peninsula of southern Greece, from Latin, from Greek Peloponnēsos. The second element apparently is nēsos "island" (see Chersonese); the first element is said to be from Pelops, name of the son of Tantalus, who killed him and served him to the gods as food (they later restored him to life). The proper name is probably from pelios "gray, dark" (from PIE root *pel- (1) "pale") + ōps "face, eye" (from PIE root *okw- "to see"). But the association of the proper name with the peninsula name likely is folk etymology.
Related: Peloponnesian (late 15c. as a noun, "a native or inhabitant of the Peloponnesus"). The Peloponnesian War (1570s) was the great struggle for hegemony between Athens and her maritime empire and Sparta and her allies on the Peloponnesus, waged from 431 B.C.E. to 404 B.C.E.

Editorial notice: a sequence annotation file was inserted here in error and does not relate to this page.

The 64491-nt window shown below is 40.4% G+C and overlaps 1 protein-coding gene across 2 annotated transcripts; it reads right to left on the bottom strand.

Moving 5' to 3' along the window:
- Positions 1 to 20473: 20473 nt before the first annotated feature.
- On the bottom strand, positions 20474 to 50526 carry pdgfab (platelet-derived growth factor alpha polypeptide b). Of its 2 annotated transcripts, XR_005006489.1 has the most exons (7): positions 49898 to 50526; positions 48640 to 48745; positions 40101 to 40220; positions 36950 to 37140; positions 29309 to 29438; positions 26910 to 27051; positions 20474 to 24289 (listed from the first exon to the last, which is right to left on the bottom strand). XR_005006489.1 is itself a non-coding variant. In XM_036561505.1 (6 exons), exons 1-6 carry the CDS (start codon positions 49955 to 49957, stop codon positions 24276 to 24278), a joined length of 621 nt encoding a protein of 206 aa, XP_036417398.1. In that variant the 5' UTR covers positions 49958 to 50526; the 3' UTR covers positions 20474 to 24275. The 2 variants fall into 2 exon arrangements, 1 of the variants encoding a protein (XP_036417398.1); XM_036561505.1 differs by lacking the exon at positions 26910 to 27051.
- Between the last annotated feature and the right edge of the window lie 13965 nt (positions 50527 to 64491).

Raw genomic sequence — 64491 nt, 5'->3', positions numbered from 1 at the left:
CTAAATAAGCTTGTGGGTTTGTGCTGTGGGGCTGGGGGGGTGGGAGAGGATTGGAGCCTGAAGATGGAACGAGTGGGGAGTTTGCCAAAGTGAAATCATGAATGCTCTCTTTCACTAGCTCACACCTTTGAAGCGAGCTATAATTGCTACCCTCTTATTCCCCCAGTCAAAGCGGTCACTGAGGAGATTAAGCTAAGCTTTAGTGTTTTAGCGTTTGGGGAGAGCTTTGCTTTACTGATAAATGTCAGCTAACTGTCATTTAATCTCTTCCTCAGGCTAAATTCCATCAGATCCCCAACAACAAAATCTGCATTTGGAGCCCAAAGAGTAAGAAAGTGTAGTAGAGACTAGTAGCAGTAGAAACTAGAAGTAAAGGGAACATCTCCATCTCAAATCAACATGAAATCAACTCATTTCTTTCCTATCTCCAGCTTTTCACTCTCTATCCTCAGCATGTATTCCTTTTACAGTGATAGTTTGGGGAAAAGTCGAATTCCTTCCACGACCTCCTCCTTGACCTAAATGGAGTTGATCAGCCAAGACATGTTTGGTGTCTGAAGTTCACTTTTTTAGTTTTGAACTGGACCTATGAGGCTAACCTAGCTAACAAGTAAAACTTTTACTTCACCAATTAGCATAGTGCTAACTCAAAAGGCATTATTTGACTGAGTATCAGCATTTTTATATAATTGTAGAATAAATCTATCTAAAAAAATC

U.S. state, formerly a Spanish colony, probably from Spanish Pascua florida, literally "flowering Easter," a Spanish name for Palm Sunday, and so named because the peninsula was discovered on that day (March 20, 1513) by the expedition of Spanish explorer Ponce de León. From Latin floridus "flowery, in bloom" (see florid). Related: Floridian (1580s as a noun, in reference to the natives; 1819 as an adjective).